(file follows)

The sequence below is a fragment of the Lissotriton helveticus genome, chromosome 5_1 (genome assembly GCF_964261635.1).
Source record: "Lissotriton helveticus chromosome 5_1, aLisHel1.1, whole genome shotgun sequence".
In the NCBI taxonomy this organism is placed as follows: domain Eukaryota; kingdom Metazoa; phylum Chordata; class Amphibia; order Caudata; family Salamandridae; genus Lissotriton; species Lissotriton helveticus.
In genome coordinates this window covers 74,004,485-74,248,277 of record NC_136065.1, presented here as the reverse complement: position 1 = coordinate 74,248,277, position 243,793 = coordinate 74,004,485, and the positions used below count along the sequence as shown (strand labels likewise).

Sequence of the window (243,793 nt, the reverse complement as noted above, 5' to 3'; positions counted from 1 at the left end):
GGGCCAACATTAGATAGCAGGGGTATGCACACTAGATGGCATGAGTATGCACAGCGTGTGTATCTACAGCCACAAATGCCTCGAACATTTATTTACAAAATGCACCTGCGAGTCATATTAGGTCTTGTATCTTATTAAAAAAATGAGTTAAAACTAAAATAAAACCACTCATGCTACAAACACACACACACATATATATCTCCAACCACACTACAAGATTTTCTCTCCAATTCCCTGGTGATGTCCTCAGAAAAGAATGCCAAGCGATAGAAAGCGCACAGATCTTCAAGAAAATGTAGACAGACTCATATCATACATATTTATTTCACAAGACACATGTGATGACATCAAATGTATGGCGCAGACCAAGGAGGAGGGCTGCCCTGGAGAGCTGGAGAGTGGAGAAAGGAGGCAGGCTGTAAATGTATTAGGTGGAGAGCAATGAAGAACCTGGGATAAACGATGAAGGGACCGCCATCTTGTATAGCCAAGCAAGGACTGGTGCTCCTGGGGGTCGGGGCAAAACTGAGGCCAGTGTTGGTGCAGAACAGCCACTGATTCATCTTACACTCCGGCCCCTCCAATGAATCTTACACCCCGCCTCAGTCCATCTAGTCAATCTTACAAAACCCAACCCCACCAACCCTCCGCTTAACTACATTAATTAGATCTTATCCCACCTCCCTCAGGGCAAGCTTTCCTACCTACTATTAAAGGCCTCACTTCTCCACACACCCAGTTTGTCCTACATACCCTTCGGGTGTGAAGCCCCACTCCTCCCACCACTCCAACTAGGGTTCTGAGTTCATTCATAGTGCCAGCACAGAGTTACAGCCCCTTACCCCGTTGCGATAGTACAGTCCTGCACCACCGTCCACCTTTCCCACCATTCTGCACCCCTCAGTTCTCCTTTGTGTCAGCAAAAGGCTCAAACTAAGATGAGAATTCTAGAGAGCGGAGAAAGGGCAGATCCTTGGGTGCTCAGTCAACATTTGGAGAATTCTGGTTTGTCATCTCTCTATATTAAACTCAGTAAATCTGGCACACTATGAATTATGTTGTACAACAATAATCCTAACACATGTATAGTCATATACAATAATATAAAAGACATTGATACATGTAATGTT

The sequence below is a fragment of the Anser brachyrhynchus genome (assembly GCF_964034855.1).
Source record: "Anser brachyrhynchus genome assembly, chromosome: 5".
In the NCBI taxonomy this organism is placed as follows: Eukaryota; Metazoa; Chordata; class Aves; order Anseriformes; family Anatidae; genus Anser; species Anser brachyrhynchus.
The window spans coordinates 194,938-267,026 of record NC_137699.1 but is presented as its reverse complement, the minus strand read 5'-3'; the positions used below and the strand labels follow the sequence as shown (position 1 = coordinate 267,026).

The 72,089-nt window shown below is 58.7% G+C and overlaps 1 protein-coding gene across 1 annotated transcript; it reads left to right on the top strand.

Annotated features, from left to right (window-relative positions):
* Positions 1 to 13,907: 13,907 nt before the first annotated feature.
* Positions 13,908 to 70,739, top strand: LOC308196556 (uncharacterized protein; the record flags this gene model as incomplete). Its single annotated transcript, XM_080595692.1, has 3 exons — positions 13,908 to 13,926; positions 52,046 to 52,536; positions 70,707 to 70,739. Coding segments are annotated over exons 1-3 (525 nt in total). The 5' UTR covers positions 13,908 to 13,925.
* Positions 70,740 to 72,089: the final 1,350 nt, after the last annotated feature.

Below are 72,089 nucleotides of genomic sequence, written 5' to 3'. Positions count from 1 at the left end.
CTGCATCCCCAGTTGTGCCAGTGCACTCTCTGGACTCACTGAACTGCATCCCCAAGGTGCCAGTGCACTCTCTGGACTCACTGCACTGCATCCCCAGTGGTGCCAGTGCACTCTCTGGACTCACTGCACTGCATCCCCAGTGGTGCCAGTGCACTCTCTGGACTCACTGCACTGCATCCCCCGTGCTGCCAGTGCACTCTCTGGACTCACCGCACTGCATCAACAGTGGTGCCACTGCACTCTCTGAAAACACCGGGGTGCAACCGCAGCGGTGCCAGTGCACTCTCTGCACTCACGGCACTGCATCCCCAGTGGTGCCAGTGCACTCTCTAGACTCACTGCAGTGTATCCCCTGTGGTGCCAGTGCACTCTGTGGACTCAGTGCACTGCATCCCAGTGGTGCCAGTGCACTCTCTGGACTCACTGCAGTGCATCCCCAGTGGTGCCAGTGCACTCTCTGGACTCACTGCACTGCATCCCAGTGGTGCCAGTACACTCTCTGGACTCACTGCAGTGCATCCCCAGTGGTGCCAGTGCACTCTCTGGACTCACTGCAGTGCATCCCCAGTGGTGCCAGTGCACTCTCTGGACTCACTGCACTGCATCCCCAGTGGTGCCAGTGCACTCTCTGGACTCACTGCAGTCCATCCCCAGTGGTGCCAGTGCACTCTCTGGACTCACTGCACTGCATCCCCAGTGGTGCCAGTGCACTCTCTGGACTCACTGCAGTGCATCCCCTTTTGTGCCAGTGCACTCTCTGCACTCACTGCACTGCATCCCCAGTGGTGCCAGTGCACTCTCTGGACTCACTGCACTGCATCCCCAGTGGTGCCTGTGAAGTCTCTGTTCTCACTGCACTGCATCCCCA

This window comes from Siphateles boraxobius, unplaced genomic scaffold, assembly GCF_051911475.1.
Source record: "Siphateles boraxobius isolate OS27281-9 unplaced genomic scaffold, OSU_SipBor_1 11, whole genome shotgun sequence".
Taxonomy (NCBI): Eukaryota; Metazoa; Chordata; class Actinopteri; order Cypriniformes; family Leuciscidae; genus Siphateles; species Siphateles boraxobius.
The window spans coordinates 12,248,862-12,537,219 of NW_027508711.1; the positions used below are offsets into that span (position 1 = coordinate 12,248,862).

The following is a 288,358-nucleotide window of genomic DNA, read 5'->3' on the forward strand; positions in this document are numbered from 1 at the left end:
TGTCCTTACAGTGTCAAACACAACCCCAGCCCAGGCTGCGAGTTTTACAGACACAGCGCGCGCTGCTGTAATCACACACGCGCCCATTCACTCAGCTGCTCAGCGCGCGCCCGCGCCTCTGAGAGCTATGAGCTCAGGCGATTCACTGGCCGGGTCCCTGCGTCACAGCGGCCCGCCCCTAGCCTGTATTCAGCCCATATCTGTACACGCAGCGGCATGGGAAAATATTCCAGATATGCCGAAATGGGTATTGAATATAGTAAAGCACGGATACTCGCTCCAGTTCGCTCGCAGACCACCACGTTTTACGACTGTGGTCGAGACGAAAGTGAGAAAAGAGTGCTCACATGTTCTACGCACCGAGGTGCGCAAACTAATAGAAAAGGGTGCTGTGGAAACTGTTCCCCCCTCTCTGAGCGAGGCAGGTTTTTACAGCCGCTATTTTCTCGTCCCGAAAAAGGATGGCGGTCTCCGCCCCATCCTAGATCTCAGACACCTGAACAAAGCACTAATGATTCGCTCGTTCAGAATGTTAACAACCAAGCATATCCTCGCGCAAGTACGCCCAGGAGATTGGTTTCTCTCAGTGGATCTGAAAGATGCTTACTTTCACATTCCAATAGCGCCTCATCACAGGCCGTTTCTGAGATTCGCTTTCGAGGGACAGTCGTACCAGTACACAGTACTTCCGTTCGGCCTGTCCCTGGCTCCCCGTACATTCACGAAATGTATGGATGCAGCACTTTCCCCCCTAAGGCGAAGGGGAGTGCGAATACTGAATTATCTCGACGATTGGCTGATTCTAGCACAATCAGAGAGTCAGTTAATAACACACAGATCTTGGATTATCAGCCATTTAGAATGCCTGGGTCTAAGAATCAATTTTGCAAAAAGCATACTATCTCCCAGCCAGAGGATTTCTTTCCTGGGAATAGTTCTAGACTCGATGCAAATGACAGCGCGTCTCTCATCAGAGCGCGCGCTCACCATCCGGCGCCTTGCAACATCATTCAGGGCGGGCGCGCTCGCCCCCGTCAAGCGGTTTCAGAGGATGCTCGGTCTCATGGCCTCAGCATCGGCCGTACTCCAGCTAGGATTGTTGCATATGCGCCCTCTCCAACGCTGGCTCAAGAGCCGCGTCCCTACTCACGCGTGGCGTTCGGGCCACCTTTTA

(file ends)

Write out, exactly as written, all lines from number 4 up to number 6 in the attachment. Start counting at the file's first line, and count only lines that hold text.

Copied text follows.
In genome coordinates this window covers 74,004,485-74,248,277 of record NC_136065.1, presented here as the reverse complement: position 1 = coordinate 74,248,277, position 243,793 = coordinate 74,004,485, and the positions used below count along the sequence as shown (strand labels likewise).

Sequence of the window (243,793 nt, the reverse complement as noted above, 5' to 3'; positions counted from 1 at the left end):
GGGCCAACATTAGATAGCAGGGGTATGCACACTAGATGGCATGAGTATGCACAGCGTGTGTATCTACAGCCACAAATGCCTCGAACATTTATTTACAAAATGCACCTGCGAGTCATATTAGGTCTTGTATCTTATTAAAAAAATGAGTTAAAACTAAAATAAAACCACTCATGCTACAAACACACACACACATATATATCTCCAACCACACTACAAGATTTTCTCTCCAATTCCCTGGTGATGTCCTCAGAAAAGAATGCCAAGCGATAGAAAGCGCACAGATCTTCAAGAAAATGTAGACAGACTCATATCATACATATTTATTTCACAAGACACATGTGATGACATCAAATGTATGGCGCAGACCAAGGAGGAGGGCTGCCCTGGAGAGCTGGAGAGTGGAGAAAGGAGGCAGGCTGTAAATGTATTAGGTGGAGAGCAATGAAGAACCTGGGATAAACGATGAAGGGACCGCCATCTTGTATAGCCAAGCAAGGACTGGTGCTCCTGGGGGTCGGGGCAAAACTGAGGCCAGTGTTGGTGCAGAACAGCCACTGATTCATCTTACACTCCGGCCCCTCCAATGAATCTTACACCCCGCCTCAGTCCATCTAGTCAATCTTACAAAACCCAACCCCACCAACCCTCCGCTTAACTACATTAATTAGATCTTATCCCACCTCCCTCAGGGCAAGCTTTCCTACCTACTATTAAAGGCCTCACTTCTCCACACACCCAGTTTGTCCTACATACCCTTCGGGTGTGAAGCCCCACTCCTCCCACCACTCCAACTAGGGTTCTGAGTTCATTCATAGTGCCAGCACAGAGTTACAGCCCCTTACCCCGTTGCGATAGTACAGTCCTGCACCACCGTCCACCTTTCCCACCATTCTGCACCCCTCAGTTCTCCTTTGTGTCAGCAAAAGGCTCAAACTAAGATGAGAATTCTAGAGAGCGGAGAAAGGGCAGATCCTTGGGTGCTCAGTCAACATTTGGAGAATTCTGGTTTGTCATCTCTCTATATTAAACTCAGTAAATCTGGCACACTATGAATTATGTTGTACAACAATAATCCTAACACATGTATAGTCATATACAATAATATAAAAGACATTGATACATGTAATGTT